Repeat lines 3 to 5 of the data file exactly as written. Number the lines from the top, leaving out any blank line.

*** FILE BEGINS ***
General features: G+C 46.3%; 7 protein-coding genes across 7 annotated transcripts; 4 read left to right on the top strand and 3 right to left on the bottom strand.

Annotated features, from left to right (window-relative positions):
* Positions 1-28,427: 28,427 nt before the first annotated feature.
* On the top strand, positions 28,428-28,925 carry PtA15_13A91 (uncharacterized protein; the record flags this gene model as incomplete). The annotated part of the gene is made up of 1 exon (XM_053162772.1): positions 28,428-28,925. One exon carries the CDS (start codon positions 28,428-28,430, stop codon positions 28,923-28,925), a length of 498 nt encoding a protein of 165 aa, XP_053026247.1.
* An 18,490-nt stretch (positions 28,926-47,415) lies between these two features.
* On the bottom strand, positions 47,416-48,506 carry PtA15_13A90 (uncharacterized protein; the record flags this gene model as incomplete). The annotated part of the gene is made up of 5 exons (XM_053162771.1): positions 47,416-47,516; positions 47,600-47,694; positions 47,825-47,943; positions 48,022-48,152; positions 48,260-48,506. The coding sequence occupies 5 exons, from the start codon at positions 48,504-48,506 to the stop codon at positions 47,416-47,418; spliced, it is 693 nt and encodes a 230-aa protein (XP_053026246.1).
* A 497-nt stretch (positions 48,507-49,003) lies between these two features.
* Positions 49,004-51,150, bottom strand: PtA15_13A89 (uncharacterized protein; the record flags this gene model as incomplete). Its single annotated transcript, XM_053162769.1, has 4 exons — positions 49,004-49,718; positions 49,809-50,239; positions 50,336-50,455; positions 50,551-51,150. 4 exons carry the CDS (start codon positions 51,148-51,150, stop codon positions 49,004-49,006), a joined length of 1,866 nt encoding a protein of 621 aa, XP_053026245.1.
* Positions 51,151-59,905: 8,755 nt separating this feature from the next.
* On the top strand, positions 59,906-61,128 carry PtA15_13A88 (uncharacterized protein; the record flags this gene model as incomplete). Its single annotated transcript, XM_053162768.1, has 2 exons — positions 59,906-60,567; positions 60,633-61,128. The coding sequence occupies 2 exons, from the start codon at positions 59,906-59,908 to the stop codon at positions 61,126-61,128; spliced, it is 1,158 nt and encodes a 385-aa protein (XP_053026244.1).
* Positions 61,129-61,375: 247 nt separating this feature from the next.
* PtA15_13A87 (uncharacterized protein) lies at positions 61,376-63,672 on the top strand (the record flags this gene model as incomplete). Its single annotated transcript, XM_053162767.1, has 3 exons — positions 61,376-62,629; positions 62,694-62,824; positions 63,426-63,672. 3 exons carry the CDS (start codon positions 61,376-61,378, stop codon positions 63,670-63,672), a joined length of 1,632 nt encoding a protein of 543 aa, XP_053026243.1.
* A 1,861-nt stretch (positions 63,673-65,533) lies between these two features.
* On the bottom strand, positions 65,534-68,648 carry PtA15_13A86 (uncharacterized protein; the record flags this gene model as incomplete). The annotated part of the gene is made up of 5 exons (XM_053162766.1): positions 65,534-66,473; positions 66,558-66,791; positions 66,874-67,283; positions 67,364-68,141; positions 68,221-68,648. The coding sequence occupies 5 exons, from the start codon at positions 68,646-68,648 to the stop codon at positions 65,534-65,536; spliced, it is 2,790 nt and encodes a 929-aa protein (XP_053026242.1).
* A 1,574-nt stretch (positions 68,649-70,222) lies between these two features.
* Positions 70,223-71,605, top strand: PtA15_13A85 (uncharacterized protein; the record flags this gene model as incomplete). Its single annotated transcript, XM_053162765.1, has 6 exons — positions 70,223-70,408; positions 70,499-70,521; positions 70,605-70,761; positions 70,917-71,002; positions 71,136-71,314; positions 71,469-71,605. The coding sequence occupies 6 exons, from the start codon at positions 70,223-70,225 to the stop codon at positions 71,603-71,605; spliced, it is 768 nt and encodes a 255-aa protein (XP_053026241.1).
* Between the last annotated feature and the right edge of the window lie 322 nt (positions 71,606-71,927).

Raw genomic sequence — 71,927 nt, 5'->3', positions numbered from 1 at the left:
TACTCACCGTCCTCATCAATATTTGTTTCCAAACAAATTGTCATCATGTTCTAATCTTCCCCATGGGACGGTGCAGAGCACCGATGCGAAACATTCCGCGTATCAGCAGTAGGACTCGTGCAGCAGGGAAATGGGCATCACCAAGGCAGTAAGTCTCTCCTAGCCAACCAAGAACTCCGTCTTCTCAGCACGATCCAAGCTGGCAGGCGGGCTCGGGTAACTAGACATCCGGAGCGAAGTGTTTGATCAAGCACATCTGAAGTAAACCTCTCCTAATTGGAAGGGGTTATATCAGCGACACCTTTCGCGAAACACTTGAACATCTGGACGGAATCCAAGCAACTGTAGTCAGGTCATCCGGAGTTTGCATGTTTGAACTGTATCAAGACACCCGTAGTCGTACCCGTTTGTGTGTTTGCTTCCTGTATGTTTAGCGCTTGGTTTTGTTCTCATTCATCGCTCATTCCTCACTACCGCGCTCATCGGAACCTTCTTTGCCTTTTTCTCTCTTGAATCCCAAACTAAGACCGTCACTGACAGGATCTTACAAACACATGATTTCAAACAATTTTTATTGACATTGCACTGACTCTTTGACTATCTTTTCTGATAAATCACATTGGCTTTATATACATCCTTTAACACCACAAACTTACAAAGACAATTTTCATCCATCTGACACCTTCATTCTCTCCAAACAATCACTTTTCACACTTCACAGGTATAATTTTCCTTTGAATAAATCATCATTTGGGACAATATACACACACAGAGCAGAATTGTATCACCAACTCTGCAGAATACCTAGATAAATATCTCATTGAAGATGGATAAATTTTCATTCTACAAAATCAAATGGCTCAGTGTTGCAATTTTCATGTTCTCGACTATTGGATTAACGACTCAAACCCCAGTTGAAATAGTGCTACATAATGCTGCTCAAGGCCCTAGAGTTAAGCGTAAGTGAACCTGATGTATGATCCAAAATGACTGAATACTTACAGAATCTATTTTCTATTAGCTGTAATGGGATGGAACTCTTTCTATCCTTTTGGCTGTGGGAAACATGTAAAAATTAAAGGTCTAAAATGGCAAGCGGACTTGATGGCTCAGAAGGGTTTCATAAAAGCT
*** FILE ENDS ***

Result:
* Positions 1-28,427: 28,427 nt before the first annotated feature.
* On the top strand, positions 28,428-28,925 carry PtA15_13A91 (uncharacterized protein; the record flags this gene model as incomplete). The annotated part of the gene is made up of 1 exon (XM_053162772.1): positions 28,428-28,925. One exon carries the CDS (start codon positions 28,428-28,430, stop codon positions 28,923-28,925), a length of 498 nt encoding a protein of 165 aa, XP_053026247.1.
* An 18,490-nt stretch (positions 28,926-47,415) lies between these two features.